It turns out that a peculiarity of the Canadian market means that some issuers can only access these bank lines in the event of a market upheaval. But surely that is exactly what they are facing, isn’t it? A Deutsche Bank source carefully explains to Euromoney that there is no widespread failure of the Canadian commercial paper market. The disruption has only affected a few issuers... who are now completely frozen out: so there’ll be no drawdowns from those back-stop bank lines.

There wasn’t really much point in having them then, was there?

Euromoneytalks to a senior credit markets banker at one of the largest US banks. "This is now about a breakdown of trust in the entire financial system. All we know is that we’re now taking in-coming from all sides, from sub-prime, from leveraged finance and hung bridges, from hedge fund and leveraged investors, from structured credit. Can the participants get together and resolve all this? We’re not in control of events. And there’s a huge ambiguity and friction right now between those who may soon be required to mark to market and record or realize actual losses and those who are not under that immediate pressure."

It’s not often that bankers implore journalists, but in this case: "I implore you to be precise in your terms when you write this. It’s one thing to talk about disruption in correlation products, single-tranche and synthetic CDOs but I dread the consequences if investors are wrongly told that money-market funds are no longer safe."

Suddenly it’s impossible to roll over huge parts of the CP market

Commercial paper market issues are concentrated in ABCP

Source: Bloomberg


Euromoneyleaves the meeting and immediately calls up details of the $100 billion Fidelity cash reserves fund. Net asset value is rock steady at $1 per share and return to date for the year is 3.26%. Thank goodness.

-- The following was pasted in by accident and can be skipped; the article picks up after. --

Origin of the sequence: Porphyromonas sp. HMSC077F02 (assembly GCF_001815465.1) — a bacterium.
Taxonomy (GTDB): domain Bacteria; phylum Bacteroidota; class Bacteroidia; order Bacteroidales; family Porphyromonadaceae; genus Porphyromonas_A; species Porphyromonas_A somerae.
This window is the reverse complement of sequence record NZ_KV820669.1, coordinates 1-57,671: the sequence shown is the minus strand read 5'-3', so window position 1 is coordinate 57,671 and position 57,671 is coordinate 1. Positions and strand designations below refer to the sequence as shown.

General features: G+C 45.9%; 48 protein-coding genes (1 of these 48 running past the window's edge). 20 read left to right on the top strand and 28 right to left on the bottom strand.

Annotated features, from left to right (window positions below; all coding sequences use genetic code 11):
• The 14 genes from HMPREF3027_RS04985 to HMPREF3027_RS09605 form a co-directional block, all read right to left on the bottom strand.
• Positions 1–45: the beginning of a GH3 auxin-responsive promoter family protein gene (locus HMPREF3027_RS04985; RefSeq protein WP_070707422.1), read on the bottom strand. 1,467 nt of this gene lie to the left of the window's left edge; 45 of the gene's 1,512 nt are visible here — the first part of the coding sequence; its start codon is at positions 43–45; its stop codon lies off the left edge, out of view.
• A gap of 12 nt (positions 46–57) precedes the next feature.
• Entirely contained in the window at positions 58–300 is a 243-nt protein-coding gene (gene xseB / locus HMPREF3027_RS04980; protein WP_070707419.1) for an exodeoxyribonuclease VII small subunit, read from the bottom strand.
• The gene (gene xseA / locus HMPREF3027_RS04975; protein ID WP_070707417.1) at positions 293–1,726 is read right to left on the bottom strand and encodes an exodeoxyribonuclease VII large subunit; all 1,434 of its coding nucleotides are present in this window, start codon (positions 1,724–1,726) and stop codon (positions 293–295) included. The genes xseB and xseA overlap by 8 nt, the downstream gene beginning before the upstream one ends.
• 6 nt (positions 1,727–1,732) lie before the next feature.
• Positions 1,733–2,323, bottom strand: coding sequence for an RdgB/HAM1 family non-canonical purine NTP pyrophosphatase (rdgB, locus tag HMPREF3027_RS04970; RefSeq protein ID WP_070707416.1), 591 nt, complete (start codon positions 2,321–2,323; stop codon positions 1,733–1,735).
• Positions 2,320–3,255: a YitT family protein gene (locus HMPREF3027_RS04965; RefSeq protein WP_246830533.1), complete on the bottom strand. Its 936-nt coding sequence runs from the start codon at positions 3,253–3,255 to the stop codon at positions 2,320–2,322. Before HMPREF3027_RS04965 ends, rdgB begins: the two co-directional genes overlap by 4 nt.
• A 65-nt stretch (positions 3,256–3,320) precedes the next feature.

The Dow Jones ends the day down 1.6% after weak earnings reports from Home Depot and Wal-Mart stores drove each down by 5%.

Wednesday August 15 – Skin in the game
"It was PIKs and toggles," he rolls his eyes, as if someone else had forced him to do this deal or cheekily agreed it in his name. "It was covenant lite and even what covenants there were were rubbish ones." After weeks of wrangling over how to bring the senior secured portion of the financing to market, his own banks' team and that of the LBO sponsor were barely on speaking terms.


Thursday August 16 – Crescendo of panic
We've got hedge funds who are saying, 'Look, we have been in business for ten years and we've paid $500 million in fees and commissions to Wall Street and you can't give us a couple of days?' We are getting a lot of blunt decisions made by people far away from these markets and some of them are bad decisions. If someone comes down from the 40th floor and tells us not to accept a certain class of collateral or counterparty, we're not going to disagree"

Friday August 17 – No one leaves unscathed
"It's really troubled. Everything is being tarred with the same brush and investors in funds that buy commercial paper are ringing and asking: 'You're not in that asset backed CP are you?' And if funds have bought ABCP, investors don't want to hear about whether it's good ABCP or not, they're out of there"

Lessons of the market seizure

They said it